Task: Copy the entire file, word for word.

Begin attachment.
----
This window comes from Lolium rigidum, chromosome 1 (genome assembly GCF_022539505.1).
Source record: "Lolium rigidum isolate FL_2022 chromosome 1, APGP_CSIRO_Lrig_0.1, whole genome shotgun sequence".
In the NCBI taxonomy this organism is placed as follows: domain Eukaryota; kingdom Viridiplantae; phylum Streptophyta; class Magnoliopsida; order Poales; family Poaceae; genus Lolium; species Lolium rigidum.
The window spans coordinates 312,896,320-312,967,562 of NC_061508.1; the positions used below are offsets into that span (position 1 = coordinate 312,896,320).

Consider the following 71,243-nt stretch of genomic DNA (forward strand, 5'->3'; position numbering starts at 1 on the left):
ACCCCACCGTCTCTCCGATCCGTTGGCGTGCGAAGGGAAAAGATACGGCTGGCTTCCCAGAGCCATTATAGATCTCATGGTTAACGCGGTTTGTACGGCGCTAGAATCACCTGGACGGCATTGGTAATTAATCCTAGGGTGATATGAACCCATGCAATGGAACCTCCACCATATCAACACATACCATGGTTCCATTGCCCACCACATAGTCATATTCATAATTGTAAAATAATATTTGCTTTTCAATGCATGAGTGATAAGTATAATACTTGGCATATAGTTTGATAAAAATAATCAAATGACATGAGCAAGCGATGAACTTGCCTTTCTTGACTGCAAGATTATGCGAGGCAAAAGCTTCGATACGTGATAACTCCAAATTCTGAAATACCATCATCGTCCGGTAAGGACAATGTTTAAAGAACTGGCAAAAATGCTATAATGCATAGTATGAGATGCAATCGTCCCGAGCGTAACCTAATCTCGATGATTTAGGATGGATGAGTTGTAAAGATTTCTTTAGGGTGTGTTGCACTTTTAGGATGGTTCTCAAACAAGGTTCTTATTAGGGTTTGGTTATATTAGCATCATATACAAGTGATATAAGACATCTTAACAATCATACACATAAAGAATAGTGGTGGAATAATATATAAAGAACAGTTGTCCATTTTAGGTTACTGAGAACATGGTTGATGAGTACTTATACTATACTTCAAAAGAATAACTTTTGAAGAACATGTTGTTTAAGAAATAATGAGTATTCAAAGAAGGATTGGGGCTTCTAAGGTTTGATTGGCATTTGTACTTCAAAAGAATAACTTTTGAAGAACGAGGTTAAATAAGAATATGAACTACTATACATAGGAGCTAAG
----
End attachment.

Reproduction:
This window comes from Lolium rigidum, chromosome 1 (genome assembly GCF_022539505.1).
Source record: "Lolium rigidum isolate FL_2022 chromosome 1, APGP_CSIRO_Lrig_0.1, whole genome shotgun sequence".
In the NCBI taxonomy this organism is placed as follows: domain Eukaryota; kingdom Viridiplantae; phylum Streptophyta; class Magnoliopsida; order Poales; family Poaceae; genus Lolium; species Lolium rigidum.
The window spans coordinates 312,896,320-312,967,562 of NC_061508.1; the positions used below are offsets into that span (position 1 = coordinate 312,896,320).

Consider the following 71,243-nt stretch of genomic DNA (forward strand, 5'->3'; position numbering starts at 1 on the left):
ACCCCACCGTCTCTCCGATCCGTTGGCGTGCGAAGGGAAAAGATACGGCTGGCTTCCCAGAGCCATTATAGATCTCATGGTTAACGCGGTTTGTACGGCGCTAGAATCACCTGGACGGCATTGGTAATTAATCCTAGGGTGATATGAACCCATGCAATGGAACCTCCACCATATCAACACATACCATGGTTCCATTGCCCACCACATAGTCATATTCATAATTGTAAAATAATATTTGCTTTTCAATGCATGAGTGATAAGTATAATACTTGGCATATAGTTTGATAAAAATAATCAAATGACATGAGCAAGCGATGAACTTGCCTTTCTTGACTGCAAGATTATGCGAGGCAAAAGCTTCGATACGTGATAACTCCAAATTCTGAAATACCATCATCGTCCGGTAAGGACAATGTTTAAAGAACTGGCAAAAATGCTATAATGCATAGTATGAGATGCAATCGTCCCGAGCGTAACCTAATCTCGATGATTTAGGATGGATGAGTTGTAAAGATTTCTTTAGGGTGTGTTGCACTTTTAGGATGGTTCTCAAACAAGGTTCTTATTAGGGTTTGGTTATATTAGCATCATATACAAGTGATATAAGACATCTTAACAATCATACACATAAAGAATAGTGGTGGAATAATATATAAAGAACAGTTGTCCATTTTAGGTTACTGAGAACATGGTTGATGAGTACTTATACTATACTTCAAAAGAATAACTTTTGAAGAACATGTTGTTTAAGAAATAATGAGTATTCAAAGAAGGATTGGGGCTTCTAAGGTTTGATTGGCATTTGTACTTCAAAAGAATAACTTTTGAAGAACGAGGTTAAATAAGAATATGAACTACTATACATAGGAGCTAAG